After 6 years of long anticipation, Magic Leap, the secretive billion dollar startup has finally unveiled its first augmented reality headset. This mysterious new device is supposedly priced at $1000 and hosts a variety of interesting new features. Let’s take a look at why this company, which is notoriously known to work in the “stealth mode”, has been gaining so much popularity.
Magic Leap Origins
Magic Leap was founded in 2010, by Rony Abovitz, a tech-savvy American entrepreneur. He previously founded a company which manufactured surgical robotic arm assistance platforms. But it was not until October 2014, when the company started to make the rounds in news by receiving $540 million of venture funding from Google, Qualcomm, Andreessen Horowitz, and Kleiner Perkins, among other leading tech investors.
Some saw this funding as a desperate attempt from Google to match Facebook’s acquisition of Oculus, a virtual reality startup. This exaggerated valuation was based on little more than an ambitious vision of layering digital images on top of real-world objects with spatial glasses, and with no actual revenue or any products to show.
After a year of the initial round of fundings, Magic Leap released a couple of cool demos.
Just another day in the office at Magic Leap
Everyday Magic with Mixed Reality
Both these videos showcased augmented reality gaming and productivity applications. While the description in the first one mentioned that it was just a concept video that highlights the potential of augmented reality, the second video claimed that it was shot from the actual device without the use of any special effects.
These demos skyrocketed the popularity of Magic Leap creating huge anticipation among the users, developers, and investors alike. This hype attracted the likes of Alibaba and Disney to join hands with them in their quest for the next generation Augmented Reality device.
Product Announcement and Pricing
After 4 years of hype videos and almost 2 billion dollars in funding Magic Leap finally unveiled their first product called Magic Leap One Creator Edition. These headsets are specifically catered to developers and will start shipping later this year. The Creator Edition consists of three pieces of hardware:
Source: Magic Leap Official Website
- Lightwear: It’s the actual headset which uses “Digital Lightfield” display technology with multiple integrated sensors to gather spatial information.
- Lightpack: The core computing power of the headsets lies in the Lightpack, a circular belt-worn hip pack which is connected to the headset.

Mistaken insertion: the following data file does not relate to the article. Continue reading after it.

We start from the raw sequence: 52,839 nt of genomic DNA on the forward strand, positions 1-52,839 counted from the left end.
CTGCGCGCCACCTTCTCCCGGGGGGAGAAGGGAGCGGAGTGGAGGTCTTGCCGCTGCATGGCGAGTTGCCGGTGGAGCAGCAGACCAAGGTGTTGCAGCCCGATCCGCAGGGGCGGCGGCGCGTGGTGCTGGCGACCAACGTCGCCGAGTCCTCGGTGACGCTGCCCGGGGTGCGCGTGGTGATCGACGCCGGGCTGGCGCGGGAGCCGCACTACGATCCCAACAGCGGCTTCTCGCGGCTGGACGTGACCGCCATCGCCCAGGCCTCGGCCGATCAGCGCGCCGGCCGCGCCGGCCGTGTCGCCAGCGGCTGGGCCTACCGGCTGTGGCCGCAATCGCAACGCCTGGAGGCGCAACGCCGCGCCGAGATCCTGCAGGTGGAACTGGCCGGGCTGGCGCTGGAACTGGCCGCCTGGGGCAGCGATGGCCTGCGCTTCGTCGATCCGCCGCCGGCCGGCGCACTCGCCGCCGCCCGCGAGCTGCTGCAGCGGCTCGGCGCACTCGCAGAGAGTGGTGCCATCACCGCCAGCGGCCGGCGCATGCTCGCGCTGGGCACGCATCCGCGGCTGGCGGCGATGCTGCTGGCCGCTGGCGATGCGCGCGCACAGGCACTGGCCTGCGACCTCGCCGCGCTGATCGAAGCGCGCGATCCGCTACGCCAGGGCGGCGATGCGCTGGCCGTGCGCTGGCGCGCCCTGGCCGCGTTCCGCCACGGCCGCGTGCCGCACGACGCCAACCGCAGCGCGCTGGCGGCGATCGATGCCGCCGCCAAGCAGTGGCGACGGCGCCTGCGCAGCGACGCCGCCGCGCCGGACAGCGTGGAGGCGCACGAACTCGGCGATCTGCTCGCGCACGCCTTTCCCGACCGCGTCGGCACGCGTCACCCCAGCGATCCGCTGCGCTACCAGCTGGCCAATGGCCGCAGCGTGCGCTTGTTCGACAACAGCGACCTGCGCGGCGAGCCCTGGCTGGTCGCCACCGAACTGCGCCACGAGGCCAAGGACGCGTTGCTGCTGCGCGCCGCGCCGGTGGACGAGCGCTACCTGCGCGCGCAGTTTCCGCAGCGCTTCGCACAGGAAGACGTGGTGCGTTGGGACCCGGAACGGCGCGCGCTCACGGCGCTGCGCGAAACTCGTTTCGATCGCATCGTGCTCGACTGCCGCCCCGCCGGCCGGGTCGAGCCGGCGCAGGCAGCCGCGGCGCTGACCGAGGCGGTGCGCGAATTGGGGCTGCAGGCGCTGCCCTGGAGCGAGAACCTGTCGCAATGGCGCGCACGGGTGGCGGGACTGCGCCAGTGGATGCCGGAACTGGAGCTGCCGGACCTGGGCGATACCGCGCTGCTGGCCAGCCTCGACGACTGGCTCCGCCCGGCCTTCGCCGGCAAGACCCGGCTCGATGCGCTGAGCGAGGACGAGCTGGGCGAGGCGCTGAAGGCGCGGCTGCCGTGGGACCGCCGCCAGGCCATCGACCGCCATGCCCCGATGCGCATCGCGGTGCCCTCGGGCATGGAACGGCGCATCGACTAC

- Controller: It is a remote that contains buttons, six-degrees of freedom motion sensing, touchpad, and haptic feedback. The remote-shaped controller appears to be very similar to what we can see in Samsung Gear VR and Google Daydream headset controllers.
Along with the headsets, Magic Leap also launched the Lumin SDK, the toolkit which allows developers to build AR experiences for Lumin OS, the operating system that powers the Magic Leap One headset. There’s more! Magic Leap has made their SDK available in both Unity and Unreal game engines. This would allow a wide range of developers to start creating augmented reality experiences for their respective platforms.
Although Magic Leap hasn’t shared any details on the exact pricing of the headsets, but if you go by what Rony Abovitz said in an interview, the price of the headset would be similar to that of a “Premium Computer”. He also mentioned that the company is planning to develop high-end devices for enterprises as well as lower-end versions for the common masses.
Product trial shrouded in secrets
Magic Leap, since their inception, have been claiming to revolutionize the AR/VR space with their mysterious technology. They boast that their proprietary features like “Digital Lightfield” and “Visual Perception” would solve the long-standing problem of dizziness caused due to the continuous use of these headsets. Still, a lot of specifications are missing, like the field of view, or the processing power of the Lightpack processor.
To add to the ambiguity, Magic Leap released a long list of security clauses for the developers who want to try out their products, some almost asking the developers to “lock away the hardware”. But this isn’t stopping the investors from pouring in more funds. Magic Leap just received another $461 million dollars from a Saudi Arabia sovereign investment arm. The uncertainty will only be cleared when the headsets become production ready and reach the consumers. Until then the hype remains…
To know more about other features of Magic Leap One, check out their official webpage.